• Communicate effectively together
  • Develop healthy expectations for the relationship
  • Meet each other’s sexual needs
  • Improve your system of mutual support
  • Co-parenting

The length of time needed to complete couple’s therapy/coaching varies because each couple has their own set of circumstances. I have a process that includes a 3-hour intensive to make an assessment and create objectives to goals. I have practical tools to help 1) initiate conversation; 2) share thoughts and feelings, and 3) ask for what you need and want. I have tools to help understand that we each have perspectives and our perspectives are correct for oneself. When both are able to show empathy, validate each other’s perspective and commit to the plan for moving forward, prognosis is good.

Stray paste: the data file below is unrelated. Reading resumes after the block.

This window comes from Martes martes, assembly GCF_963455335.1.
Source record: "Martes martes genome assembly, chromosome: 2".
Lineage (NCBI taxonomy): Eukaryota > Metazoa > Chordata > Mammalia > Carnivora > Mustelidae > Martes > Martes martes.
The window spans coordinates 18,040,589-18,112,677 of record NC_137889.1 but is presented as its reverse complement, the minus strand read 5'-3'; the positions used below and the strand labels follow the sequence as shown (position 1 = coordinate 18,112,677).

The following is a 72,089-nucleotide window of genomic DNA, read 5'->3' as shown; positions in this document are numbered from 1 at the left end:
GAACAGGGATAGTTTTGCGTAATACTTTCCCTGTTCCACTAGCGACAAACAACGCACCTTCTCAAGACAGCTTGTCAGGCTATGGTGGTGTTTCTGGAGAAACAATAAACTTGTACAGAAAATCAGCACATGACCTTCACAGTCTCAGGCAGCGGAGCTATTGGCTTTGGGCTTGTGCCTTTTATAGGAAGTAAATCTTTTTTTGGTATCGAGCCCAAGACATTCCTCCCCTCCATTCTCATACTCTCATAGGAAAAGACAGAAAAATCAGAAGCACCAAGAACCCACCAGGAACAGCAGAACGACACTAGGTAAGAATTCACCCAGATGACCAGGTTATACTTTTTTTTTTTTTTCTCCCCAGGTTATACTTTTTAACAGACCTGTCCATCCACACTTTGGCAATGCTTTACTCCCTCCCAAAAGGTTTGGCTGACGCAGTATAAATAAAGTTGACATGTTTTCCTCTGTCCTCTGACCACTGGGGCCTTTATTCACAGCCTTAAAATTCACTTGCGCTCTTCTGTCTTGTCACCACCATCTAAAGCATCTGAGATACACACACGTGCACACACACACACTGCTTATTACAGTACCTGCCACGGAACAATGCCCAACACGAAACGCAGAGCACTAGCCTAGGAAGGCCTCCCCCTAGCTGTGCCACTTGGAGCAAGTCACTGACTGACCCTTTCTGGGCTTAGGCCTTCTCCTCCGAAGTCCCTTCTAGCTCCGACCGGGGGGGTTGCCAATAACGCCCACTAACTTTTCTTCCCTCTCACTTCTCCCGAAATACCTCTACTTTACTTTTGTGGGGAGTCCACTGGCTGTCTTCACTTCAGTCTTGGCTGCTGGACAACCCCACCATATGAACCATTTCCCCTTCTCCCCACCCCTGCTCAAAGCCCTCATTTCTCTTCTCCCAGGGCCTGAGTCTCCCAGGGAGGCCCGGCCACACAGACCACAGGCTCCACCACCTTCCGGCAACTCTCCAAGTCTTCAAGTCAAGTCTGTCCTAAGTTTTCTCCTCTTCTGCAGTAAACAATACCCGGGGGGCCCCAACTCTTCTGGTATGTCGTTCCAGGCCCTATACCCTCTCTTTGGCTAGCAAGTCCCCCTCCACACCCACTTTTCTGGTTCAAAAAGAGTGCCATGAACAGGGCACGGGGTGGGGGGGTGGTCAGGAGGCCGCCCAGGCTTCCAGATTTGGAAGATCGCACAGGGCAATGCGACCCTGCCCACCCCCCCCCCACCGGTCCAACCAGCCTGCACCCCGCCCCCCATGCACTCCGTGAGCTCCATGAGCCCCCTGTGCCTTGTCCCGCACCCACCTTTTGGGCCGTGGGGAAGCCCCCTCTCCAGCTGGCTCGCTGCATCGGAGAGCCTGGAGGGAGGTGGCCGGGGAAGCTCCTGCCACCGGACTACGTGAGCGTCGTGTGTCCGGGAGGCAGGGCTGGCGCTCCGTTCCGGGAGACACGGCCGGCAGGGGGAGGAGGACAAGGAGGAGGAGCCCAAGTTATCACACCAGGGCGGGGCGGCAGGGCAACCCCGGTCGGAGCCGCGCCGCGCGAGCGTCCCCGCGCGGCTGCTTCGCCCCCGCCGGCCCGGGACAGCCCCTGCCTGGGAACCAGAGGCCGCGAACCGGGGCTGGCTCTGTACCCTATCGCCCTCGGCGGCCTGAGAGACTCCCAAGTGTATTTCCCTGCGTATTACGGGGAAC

So if you want help to be able to communicate more effectively and manage conflict contact me at (858) 735-1139 or visit my website